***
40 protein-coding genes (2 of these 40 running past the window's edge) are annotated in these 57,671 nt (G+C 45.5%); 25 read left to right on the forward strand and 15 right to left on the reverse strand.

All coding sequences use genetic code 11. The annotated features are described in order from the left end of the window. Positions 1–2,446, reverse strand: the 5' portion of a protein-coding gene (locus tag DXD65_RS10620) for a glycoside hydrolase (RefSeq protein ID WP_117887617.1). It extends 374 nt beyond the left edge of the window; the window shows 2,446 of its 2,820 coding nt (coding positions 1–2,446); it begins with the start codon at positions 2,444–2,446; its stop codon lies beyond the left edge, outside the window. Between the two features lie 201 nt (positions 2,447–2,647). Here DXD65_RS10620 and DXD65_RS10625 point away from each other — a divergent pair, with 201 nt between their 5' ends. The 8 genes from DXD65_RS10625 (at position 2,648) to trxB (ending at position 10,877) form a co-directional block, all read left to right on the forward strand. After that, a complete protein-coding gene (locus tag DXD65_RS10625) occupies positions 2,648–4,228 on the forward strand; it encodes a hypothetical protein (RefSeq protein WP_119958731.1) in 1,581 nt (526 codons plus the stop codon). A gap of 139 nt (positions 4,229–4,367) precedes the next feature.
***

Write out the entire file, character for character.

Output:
40 protein-coding genes (2 of these 40 running past the window's edge) are annotated in these 57,671 nt (G+C 45.5%); 25 read left to right on the forward strand and 15 right to left on the reverse strand.

All coding sequences use genetic code 11. The annotated features are described in order from the left end of the window. Positions 1–2,446, reverse strand: the 5' portion of a protein-coding gene (locus tag DXD65_RS10620) for a glycoside hydrolase (RefSeq protein ID WP_117887617.1). It extends 374 nt beyond the left edge of the window; the window shows 2,446 of its 2,820 coding nt (coding positions 1–2,446); it begins with the start codon at positions 2,444–2,446; its stop codon lies beyond the left edge, outside the window. Between the two features lie 201 nt (positions 2,447–2,647). Here DXD65_RS10620 and DXD65_RS10625 point away from each other — a divergent pair, with 201 nt between their 5' ends. The 8 genes from DXD65_RS10625 (at position 2,648) to trxB (ending at position 10,877) form a co-directional block, all read left to right on the forward strand. After that, a complete protein-coding gene (locus tag DXD65_RS10625) occupies positions 2,648–4,228 on the forward strand; it encodes a hypothetical protein (RefSeq protein WP_119958731.1) in 1,581 nt (526 codons plus the stop codon). A gap of 139 nt (positions 4,229–4,367) precedes the next feature.